Getting the Banned Back Together

It was announced last week that both the USA and UK governments have issued a ban on certain electronic devices being carried on flights in or out of their respective countries. The devices in question are any electronic items with a battery or plug, and that are more than 16cm in length. While this generally covers laptops, e-readers, tablets, portable DVD or games systems and some smartphones (the latest iPhone sneaks in by being just short of the requirements at 15.8cm long, but some other models of ‘phablet’, such as the HTC Ultra, are too long). While many believe that these measures are ineffective, others, particularly the airlines affected, at least have a sense of humor about things. But this is merely the latest ban on electronic devices, and while this one has very real ramifications and serious reasons for doing it, it’s not the only ban out there at the moment.

From the serious, to the deliberately light-hearted – comedian Chris Rock has announced a tour entitled “Total Blackout”. Part of the title has a very real application, as mobile devices will be banned from the audience. To do this, he’ll be making use of a company called Yondr, who provide self-sealing pouches to venues to stop audience members recording the whole show on their smartphones. It’s been an issue for Rock for a long time – in an interview conducted in 2014, Rock expressed concern that footage of him practicing jokes for a stand-up routine were being put into the public sphere before they were ready, and therefore ruining the act that would later be put together. He’s following the lead of his fellow comedians, Dave Chappelle and Louis CK (although the latter’s issues appear to run a bit deeper).

Sticking with showbiz news, another ban on using cellphones has been announced – but this is not for the audience, or even the stars. This is for PriceWaterhouseCoopers, the accountancy firm. PwC, as you’ll recall, recently took responsibility for the biggest error in Oscar history – when the wrong winner of the Best Picture award was announced. It later transpired that one of the accountants responsible for holding onto the envelopes that contain the winners had been Tweeting photos of the stars just moments before the mistake was made. Whether this was the reason for the mix-up or not, it’s evident that the person in question was not concentrating on the task in hand, and next year, cellphones will not be permitted.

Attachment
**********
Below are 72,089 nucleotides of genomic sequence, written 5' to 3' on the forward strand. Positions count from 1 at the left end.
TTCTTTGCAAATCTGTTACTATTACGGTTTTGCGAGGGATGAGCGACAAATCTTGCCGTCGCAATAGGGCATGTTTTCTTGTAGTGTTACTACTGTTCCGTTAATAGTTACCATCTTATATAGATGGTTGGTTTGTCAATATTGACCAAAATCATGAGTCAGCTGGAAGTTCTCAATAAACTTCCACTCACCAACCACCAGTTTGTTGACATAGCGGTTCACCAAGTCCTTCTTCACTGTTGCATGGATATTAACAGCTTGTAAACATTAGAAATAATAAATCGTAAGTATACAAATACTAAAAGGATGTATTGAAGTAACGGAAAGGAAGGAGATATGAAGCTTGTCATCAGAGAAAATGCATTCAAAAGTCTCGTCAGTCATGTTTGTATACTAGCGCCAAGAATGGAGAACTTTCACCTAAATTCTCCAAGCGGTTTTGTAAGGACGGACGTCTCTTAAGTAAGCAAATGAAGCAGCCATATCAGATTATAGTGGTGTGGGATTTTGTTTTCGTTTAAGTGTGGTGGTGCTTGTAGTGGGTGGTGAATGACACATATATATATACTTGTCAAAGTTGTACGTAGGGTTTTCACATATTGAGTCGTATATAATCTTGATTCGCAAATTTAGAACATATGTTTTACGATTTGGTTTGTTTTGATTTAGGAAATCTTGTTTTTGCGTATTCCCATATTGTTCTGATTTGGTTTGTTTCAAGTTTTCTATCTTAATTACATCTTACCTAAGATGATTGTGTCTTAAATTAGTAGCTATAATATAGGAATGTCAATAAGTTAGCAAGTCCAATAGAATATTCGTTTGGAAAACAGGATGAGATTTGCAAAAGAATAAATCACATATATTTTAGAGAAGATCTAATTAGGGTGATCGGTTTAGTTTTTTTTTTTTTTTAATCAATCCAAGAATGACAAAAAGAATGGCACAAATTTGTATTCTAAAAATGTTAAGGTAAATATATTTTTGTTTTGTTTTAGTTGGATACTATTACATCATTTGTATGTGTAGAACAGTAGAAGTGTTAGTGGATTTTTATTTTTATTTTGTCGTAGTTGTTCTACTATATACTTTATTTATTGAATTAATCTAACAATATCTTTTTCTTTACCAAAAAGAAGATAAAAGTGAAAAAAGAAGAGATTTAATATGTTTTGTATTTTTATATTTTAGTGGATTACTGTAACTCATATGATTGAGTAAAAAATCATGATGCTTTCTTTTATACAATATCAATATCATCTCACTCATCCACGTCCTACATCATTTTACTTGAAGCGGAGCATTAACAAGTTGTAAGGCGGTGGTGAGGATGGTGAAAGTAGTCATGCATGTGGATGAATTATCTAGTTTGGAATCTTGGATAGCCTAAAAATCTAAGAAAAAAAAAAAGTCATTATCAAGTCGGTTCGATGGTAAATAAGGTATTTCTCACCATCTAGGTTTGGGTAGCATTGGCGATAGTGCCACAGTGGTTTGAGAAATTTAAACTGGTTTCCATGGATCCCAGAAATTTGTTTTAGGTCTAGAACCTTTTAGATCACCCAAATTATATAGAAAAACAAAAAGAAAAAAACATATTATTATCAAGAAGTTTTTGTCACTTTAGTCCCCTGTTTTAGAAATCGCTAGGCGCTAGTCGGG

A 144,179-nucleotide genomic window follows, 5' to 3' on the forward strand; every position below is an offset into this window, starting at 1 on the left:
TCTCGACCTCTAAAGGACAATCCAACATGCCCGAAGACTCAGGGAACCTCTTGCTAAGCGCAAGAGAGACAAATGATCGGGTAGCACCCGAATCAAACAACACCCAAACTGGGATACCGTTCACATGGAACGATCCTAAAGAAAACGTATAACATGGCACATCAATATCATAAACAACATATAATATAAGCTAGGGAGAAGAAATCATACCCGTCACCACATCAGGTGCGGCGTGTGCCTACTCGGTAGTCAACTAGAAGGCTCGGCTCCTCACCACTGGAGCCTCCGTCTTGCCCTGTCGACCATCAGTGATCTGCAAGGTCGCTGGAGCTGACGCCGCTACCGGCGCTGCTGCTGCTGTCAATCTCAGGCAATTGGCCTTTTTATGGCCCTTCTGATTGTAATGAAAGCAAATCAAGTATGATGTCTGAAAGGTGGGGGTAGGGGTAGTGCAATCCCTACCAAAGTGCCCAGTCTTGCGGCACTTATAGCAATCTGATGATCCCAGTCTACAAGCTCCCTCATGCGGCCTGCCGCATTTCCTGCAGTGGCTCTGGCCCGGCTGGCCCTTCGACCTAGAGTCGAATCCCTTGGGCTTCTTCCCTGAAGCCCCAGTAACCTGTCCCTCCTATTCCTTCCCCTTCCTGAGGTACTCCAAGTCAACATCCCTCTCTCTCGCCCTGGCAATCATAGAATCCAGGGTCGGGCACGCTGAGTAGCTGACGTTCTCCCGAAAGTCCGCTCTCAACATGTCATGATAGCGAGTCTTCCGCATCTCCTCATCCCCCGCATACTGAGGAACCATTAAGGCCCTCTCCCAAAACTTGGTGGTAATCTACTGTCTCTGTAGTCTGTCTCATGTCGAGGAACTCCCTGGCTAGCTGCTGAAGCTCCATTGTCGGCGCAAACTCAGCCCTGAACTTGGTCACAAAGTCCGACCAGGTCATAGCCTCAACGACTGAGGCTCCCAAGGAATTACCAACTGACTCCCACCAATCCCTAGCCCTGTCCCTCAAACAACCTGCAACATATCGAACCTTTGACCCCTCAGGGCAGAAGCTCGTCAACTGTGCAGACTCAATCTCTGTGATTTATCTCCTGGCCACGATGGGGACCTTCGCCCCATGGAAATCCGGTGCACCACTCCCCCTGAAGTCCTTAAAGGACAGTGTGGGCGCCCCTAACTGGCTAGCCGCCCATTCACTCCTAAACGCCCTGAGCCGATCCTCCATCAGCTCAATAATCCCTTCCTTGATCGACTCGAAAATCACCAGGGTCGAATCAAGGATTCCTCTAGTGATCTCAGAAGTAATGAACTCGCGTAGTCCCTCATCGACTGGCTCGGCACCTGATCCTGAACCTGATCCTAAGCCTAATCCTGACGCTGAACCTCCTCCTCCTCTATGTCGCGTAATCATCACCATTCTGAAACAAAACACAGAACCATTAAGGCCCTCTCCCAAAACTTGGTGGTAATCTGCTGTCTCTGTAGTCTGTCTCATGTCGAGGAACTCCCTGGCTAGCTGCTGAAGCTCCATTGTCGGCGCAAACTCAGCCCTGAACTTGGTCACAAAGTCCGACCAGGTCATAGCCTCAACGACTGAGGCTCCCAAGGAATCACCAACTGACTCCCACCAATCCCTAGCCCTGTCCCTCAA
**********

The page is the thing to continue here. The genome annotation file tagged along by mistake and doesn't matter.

You might have thought that professional sports might be one of the few areas that doesn’t really need to worry about smartphones on match day. But over in Australia, the National Rugby League is banning phones from dressing rooms. There is a partial concern that social media is distracting some players before a match, but the bigger issue is one of illegal betting. Because the NRL only (currently) releases the team list one hour before a match, the governing body of the league also wants to stop information that may be passed on to gamblers from the players themselves. In a similar but unrelated move, banking giant Deutsche Bank has banned employees from using WhatsApp or SMS messaging on their company phones, in order to tighten up compliance with banking rules and regulations. Since they’ve accrued almost $14 billion in fines since 2008, anything they can do to stop problems arising seems like a great idea at this stage.

Finally, in the historic Roman city of Bath, England, a local pub has created a stir by banning phones at the bar. Apparently, this is as a result of calls from the local drinkers, who often ask the barman to make sure that people on phones go outside. Evidently, the landlord got sick of having to do this, and banned phones outright. It’s not the only pub in the country to ban phones – The Gin Tub in London has even gone so far as to construct a Faraday Cage around their bar. But to compensate for this, old-fashioned dial phones are on each table to make ordering/reordering much easier.